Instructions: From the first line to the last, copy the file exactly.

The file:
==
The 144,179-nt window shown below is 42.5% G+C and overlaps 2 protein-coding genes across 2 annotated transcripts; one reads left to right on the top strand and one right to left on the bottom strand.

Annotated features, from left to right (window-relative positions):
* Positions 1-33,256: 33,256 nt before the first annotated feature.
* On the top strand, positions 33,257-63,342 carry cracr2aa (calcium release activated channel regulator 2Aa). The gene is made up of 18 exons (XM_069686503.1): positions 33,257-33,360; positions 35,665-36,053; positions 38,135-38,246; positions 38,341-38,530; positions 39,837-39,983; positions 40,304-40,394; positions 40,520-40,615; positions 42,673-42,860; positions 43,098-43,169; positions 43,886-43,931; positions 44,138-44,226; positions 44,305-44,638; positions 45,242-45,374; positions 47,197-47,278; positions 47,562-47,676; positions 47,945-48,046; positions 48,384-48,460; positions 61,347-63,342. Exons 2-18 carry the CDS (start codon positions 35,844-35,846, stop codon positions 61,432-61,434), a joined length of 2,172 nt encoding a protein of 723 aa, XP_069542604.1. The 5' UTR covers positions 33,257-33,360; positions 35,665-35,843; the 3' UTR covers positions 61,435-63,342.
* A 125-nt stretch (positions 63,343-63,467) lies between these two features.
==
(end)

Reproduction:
The 144,179-nt window shown below is 42.5% G+C and overlaps 2 protein-coding genes across 2 annotated transcripts; one reads left to right on the top strand and one right to left on the bottom strand.

Annotated features, from left to right (window-relative positions):
* Positions 1-33,256: 33,256 nt before the first annotated feature.
* On the top strand, positions 33,257-63,342 carry cracr2aa (calcium release activated channel regulator 2Aa). The gene is made up of 18 exons (XM_069686503.1): positions 33,257-33,360; positions 35,665-36,053; positions 38,135-38,246; positions 38,341-38,530; positions 39,837-39,983; positions 40,304-40,394; positions 40,520-40,615; positions 42,673-42,860; positions 43,098-43,169; positions 43,886-43,931; positions 44,138-44,226; positions 44,305-44,638; positions 45,242-45,374; positions 47,197-47,278; positions 47,562-47,676; positions 47,945-48,046; positions 48,384-48,460; positions 61,347-63,342. Exons 2-18 carry the CDS (start codon positions 35,844-35,846, stop codon positions 61,432-61,434), a joined length of 2,172 nt encoding a protein of 723 aa, XP_069542604.1. The 5' UTR covers positions 33,257-33,360; positions 35,665-35,843; the 3' UTR covers positions 61,435-63,342.
* A 125-nt stretch (positions 63,343-63,467) lies between these two features.